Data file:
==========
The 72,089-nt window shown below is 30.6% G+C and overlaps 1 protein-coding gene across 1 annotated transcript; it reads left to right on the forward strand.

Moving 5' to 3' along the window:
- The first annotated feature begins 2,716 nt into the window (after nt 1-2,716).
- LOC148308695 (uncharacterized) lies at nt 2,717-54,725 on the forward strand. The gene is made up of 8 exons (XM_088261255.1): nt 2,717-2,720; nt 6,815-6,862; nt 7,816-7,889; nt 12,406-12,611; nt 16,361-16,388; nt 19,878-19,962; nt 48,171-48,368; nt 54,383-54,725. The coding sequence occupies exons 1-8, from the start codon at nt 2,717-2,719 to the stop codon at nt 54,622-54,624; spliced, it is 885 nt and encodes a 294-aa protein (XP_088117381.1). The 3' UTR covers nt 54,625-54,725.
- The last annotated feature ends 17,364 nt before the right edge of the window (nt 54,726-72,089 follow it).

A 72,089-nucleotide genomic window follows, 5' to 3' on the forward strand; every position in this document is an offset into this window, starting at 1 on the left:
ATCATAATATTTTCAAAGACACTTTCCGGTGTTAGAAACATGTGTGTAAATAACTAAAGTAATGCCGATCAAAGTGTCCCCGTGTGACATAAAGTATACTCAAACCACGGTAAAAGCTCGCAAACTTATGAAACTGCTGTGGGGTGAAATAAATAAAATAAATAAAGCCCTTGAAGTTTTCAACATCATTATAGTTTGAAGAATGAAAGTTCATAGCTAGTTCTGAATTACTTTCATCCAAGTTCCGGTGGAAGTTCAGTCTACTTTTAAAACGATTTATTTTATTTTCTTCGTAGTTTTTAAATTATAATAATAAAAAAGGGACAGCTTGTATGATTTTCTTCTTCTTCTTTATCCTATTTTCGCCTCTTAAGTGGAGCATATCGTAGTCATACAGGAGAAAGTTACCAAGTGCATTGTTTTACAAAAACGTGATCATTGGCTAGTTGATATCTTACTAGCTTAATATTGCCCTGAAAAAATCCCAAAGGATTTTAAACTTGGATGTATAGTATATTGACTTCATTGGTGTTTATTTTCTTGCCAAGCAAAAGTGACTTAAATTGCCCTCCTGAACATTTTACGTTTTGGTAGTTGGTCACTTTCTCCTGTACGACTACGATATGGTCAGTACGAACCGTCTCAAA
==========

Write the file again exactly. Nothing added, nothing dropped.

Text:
The 72,089-nt window shown below is 30.6% G+C and overlaps 1 protein-coding gene across 1 annotated transcript; it reads left to right on the forward strand.

Moving 5' to 3' along the window:
- The first annotated feature begins 2,716 nt into the window (after nt 1-2,716).
- LOC148308695 (uncharacterized) lies at nt 2,717-54,725 on the forward strand. The gene is made up of 8 exons (XM_088261255.1): nt 2,717-2,720; nt 6,815-6,862; nt 7,816-7,889; nt 12,406-12,611; nt 16,361-16,388; nt 19,878-19,962; nt 48,171-48,368; nt 54,383-54,725. The coding sequence occupies exons 1-8, from the start codon at nt 2,717-2,719 to the stop codon at nt 54,622-54,624; spliced, it is 885 nt and encodes a 294-aa protein (XP_088117381.1). The 3' UTR covers nt 54,625-54,725.
- The last annotated feature ends 17,364 nt before the right edge of the window (nt 54,726-72,089 follow it).

A 72,089-nucleotide genomic window follows, 5' to 3' on the forward strand; every position in this document is an offset into this window, starting at 1 on the left:
ATCATAATATTTTCAAAGACACTTTCCGGTGTTAGAAACATGTGTGTAAATAACTAAAGTAATGCCGATCAAAGTGTCCCCGTGTGACATAAAGTATACTCAAACCACGGTAAAAGCTCGCAAACTTATGAAACTGCTGTGGGGTGAAATAAATAAAATAAATAAAGCCCTTGAAGTTTTCAACATCATTATAGTTTGAAGAATGAAAGTTCATAGCTAGTTCTGAATTACTTTCATCCAAGTTCCGGTGGAAGTTCAGTCTACTTTTAAAACGATTTATTTTATTTTCTTCGTAGTTTTTAAATTATAATAATAAAAAAGGGACAGCTTGTATGATTTTCTTCTTCTTCTTTATCCTATTTTCGCCTCTTAAGTGGAGCATATCGTAGTCATACAGGAGAAAGTTACCAAGTGCATTGTTTTACAAAAACGTGATCATTGGCTAGTTGATATCTTACTAGCTTAATATTGCCCTGAAAAAATCCCAAAGGATTTTAAACTTGGATGTATAGTATATTGACTTCATTGGTGTTTATTTTCTTGCCAAGCAAAAGTGACTTAAATTGCCCTCCTGAACATTTTACGTTTTGGTAGTTGGTCACTTTCTCCTGTACGACTACGATATGGTCAGTACGAACCGTCTCAAA